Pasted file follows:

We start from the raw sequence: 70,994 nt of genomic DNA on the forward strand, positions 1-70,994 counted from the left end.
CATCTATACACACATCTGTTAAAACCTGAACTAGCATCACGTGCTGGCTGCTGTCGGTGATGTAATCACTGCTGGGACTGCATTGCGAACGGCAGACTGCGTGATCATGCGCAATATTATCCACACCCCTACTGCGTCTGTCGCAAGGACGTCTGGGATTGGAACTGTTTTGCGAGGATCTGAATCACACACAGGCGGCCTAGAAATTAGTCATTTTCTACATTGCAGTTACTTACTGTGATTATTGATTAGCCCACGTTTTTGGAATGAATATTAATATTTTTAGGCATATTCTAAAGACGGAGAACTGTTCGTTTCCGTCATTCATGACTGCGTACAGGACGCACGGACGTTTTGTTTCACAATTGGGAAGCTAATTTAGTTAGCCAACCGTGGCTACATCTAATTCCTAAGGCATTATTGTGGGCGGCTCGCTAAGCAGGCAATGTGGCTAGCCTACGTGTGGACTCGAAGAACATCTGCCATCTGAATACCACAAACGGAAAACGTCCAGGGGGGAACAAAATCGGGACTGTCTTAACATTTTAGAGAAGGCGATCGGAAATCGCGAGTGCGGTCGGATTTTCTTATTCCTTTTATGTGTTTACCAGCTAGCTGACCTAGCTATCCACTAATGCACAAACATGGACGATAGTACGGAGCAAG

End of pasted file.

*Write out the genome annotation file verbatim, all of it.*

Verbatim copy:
We start from the raw sequence: 70,994 nt of genomic DNA on the forward strand, positions 1-70,994 counted from the left end.
CATCTATACACACATCTGTTAAAACCTGAACTAGCATCACGTGCTGGCTGCTGTCGGTGATGTAATCACTGCTGGGACTGCATTGCGAACGGCAGACTGCGTGATCATGCGCAATATTATCCACACCCCTACTGCGTCTGTCGCAAGGACGTCTGGGATTGGAACTGTTTTGCGAGGATCTGAATCACACACAGGCGGCCTAGAAATTAGTCATTTTCTACATTGCAGTTACTTACTGTGATTATTGATTAGCCCACGTTTTTGGAATGAATATTAATATTTTTAGGCATATTCTAAAGACGGAGAACTGTTCGTTTCCGTCATTCATGACTGCGTACAGGACGCACGGACGTTTTGTTTCACAATTGGGAAGCTAATTTAGTTAGCCAACCGTGGCTACATCTAATTCCTAAGGCATTATTGTGGGCGGCTCGCTAAGCAGGCAATGTGGCTAGCCTACGTGTGGACTCGAAGAACATCTGCCATCTGAATACCACAAACGGAAAACGTCCAGGGGGGAACAAAATCGGGACTGTCTTAACATTTTAGAGAAGGCGATCGGAAATCGCGAGTGCGGTCGGATTTTCTTATTCCTTTTATGTGTTTACCAGCTAGCTGACCTAGCTATCCACTAATGCACAAACATGGACGATAGTACGGAGCAAG